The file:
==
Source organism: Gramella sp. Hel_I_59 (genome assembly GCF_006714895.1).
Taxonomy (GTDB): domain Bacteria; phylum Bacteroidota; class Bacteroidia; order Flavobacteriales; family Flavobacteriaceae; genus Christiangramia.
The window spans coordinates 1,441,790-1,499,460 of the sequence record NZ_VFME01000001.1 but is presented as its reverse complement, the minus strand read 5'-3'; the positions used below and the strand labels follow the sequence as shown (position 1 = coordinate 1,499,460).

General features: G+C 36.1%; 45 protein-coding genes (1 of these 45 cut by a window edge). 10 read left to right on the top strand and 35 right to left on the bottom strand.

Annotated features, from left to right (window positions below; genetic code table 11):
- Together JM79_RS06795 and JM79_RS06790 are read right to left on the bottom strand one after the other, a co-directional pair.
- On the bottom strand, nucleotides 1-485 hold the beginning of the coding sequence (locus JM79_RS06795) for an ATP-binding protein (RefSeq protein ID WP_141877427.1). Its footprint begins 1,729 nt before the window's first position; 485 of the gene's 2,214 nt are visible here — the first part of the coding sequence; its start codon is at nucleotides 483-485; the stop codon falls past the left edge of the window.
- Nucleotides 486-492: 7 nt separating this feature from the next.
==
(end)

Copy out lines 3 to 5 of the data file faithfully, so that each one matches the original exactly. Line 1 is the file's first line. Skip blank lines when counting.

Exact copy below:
The window spans coordinates 1,441,790-1,499,460 of the sequence record NZ_VFME01000001.1 but is presented as its reverse complement, the minus strand read 5'-3'; the positions used below and the strand labels follow the sequence as shown (position 1 = coordinate 1,499,460).

General features: G+C 36.1%; 45 protein-coding genes (1 of these 45 cut by a window edge). 10 read left to right on the top strand and 35 right to left on the bottom strand.

Annotated features, from left to right (window positions below; genetic code table 11):